A new buzzword in yoga is trauma informed yoga, especially now that we are all in the collective trauma of the Covid 19 virus. This winter I took a four hour class on the topic of Trauma Informed Yoga, based on the concepts found in the deeply intelligent book “The Body Keeps Score”. Indeed, the body does keep score and yogis have known this for many years.
Mr. Iyengar, a modern Yoga Master of the Twentieth Century, basically said in interviews that he could not even conceive of the higher mental aspects of yoga until he first healed the effects of a childhood riddled with continuous illness in India. In a way Iyengar has taught the modern student a very specific yoga method to treat our own trauma, a trauma informed yoga long before Covid 19.
Another form of yoga that we might call trauma informed yoga is Kundalini Yoga. With its emphasis on inner experience based on having the eyes closed and continuous awareness of the breath, along with chanting techniques that touch deep inner layers of the self, Kundalini Yoga is the form that I found particularly healing to emotional trauma from childhood or situations in adulthood that were traumatic.
Yoga Nidra is a form of yoga that had been popularized by certain teachers that specialize in it as a form of yoga particularly helpful with Post Traumatic Stress Syndrome, commonly known as PTSD. Particularly helpful to Veterans, yoga nidra means yoga sleep. It is practiced laying in stillness listening to a voice guide the person through physical, mental and breath relaxation, resulting in release of physical, mental and emotional stress. It ha been proven that the brain goes into the theta state in Yoga Nidra, a relaxed state that indeed one might call trauma informed yoga as well.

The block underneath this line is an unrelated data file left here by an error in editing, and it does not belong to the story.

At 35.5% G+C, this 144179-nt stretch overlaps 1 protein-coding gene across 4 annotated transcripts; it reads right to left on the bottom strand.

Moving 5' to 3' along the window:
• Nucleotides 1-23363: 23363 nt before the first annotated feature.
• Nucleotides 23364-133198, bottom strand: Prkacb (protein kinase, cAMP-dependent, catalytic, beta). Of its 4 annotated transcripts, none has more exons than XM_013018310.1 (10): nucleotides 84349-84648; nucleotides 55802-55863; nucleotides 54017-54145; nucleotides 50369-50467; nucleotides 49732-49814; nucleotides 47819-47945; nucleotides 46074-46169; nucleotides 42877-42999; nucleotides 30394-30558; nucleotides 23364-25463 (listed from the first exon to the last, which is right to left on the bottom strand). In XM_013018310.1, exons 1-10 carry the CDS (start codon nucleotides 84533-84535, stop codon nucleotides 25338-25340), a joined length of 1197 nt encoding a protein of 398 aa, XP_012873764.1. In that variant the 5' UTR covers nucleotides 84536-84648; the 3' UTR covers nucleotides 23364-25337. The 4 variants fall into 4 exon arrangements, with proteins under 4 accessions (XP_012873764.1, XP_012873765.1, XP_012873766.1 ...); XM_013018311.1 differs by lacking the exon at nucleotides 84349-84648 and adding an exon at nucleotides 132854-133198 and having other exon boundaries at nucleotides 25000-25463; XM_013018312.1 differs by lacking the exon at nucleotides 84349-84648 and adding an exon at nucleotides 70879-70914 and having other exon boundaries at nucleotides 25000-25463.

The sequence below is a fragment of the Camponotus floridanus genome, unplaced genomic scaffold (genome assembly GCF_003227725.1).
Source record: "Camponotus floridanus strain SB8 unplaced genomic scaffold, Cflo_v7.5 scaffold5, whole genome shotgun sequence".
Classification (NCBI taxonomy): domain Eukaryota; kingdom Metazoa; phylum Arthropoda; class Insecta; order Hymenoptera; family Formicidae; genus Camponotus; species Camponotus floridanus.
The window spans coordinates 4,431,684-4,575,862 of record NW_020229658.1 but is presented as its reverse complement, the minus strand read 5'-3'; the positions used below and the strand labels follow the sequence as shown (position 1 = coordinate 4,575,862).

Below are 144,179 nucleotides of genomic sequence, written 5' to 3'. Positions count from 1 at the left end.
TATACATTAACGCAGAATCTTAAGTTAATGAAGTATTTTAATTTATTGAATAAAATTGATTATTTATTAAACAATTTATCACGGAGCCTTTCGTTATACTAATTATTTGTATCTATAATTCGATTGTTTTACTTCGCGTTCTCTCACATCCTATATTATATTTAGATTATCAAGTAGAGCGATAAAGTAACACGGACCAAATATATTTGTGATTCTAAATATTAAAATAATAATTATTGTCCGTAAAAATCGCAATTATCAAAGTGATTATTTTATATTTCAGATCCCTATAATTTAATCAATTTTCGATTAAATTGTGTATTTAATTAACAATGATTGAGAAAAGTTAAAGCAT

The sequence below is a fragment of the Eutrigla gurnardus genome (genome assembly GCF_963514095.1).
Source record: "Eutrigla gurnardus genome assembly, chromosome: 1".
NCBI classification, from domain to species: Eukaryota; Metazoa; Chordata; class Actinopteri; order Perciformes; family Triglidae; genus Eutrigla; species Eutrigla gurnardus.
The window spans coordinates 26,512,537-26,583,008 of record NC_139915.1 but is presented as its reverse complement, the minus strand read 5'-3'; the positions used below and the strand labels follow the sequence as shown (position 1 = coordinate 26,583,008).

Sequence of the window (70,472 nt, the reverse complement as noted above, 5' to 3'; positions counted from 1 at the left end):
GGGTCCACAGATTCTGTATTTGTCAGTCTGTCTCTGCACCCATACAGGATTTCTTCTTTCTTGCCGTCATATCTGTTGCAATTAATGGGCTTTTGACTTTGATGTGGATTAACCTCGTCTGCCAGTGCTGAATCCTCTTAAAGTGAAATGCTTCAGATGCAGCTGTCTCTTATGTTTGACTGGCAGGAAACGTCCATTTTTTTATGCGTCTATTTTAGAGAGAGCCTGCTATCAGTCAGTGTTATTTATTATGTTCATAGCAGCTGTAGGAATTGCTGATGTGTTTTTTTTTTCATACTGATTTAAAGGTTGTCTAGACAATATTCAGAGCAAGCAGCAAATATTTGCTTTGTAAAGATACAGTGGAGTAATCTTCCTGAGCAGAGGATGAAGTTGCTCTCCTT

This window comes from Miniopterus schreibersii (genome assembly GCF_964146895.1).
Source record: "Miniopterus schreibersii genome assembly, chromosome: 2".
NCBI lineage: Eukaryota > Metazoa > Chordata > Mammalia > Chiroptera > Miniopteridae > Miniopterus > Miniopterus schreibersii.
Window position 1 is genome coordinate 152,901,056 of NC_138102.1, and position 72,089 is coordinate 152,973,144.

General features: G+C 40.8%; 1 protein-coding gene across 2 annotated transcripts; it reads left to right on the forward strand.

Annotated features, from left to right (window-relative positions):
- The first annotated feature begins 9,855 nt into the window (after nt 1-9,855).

Many of us have some type of trauma from childhood, some worse than others, Currently society is addressing trauma through movements like ME TOO and BLACK LIVES MATTER.
Various types of yoga can address trauma yet certain rules apply to a truly Trauma Informed Yoga
- There is no touching of the student, including hands on adjustment, which many students relish but is not suitable for trauma survivors.
- The student listens to their own mind and bodies as far as what they wish to do in the class.
- Trauma Informed Yoga is very gradual and slow as opposed to some forms of yoga that are fast and aggressive.
The information age has not helped us move away from trauma. People are bullied via the internet, information overload can produce anxiety or depression and the human connection is often lost to all the time we spend on our devices. The loving human interaction that occurs in a healing trauma informed yoga class can help students connect to the possibility of a safe supportive environment to get safely back into their body, mind, breath and feelings.
If you, or anyone you know, is looking for a trauma informed yoga class, they are out there. In your search do not be afraid to ask the teacher, or school, questions and sense if you think this is a place/person you can trust- very important in an relationship but especially in a trauma informed yoga student-teacher one.
Donna Amrita Davidge is the owner of Sewall House Yoga Retreat and spent years using the techniques of yoga, particularly Kundalini Yoga, to heal her own trauma.
By Donna Davidge, owner Sewall House Yoga Retreat